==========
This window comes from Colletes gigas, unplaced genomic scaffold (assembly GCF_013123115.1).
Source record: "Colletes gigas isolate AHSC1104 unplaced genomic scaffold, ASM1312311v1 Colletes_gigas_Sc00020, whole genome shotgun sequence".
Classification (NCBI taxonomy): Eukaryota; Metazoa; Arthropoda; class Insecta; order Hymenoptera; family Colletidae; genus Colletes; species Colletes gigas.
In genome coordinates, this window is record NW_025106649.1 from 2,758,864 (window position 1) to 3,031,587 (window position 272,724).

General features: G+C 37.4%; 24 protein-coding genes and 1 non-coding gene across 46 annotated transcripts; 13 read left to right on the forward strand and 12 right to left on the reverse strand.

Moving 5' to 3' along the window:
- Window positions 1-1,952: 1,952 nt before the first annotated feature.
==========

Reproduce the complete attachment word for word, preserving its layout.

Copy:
This window comes from Colletes gigas, unplaced genomic scaffold (assembly GCF_013123115.1).
Source record: "Colletes gigas isolate AHSC1104 unplaced genomic scaffold, ASM1312311v1 Colletes_gigas_Sc00020, whole genome shotgun sequence".
Classification (NCBI taxonomy): Eukaryota; Metazoa; Arthropoda; class Insecta; order Hymenoptera; family Colletidae; genus Colletes; species Colletes gigas.
In genome coordinates, this window is record NW_025106649.1 from 2,758,864 (window position 1) to 3,031,587 (window position 272,724).

General features: G+C 37.4%; 24 protein-coding genes and 1 non-coding gene across 46 annotated transcripts; 13 read left to right on the forward strand and 12 right to left on the reverse strand.

Moving 5' to 3' along the window:
- Window positions 1-1,952: 1,952 nt before the first annotated feature.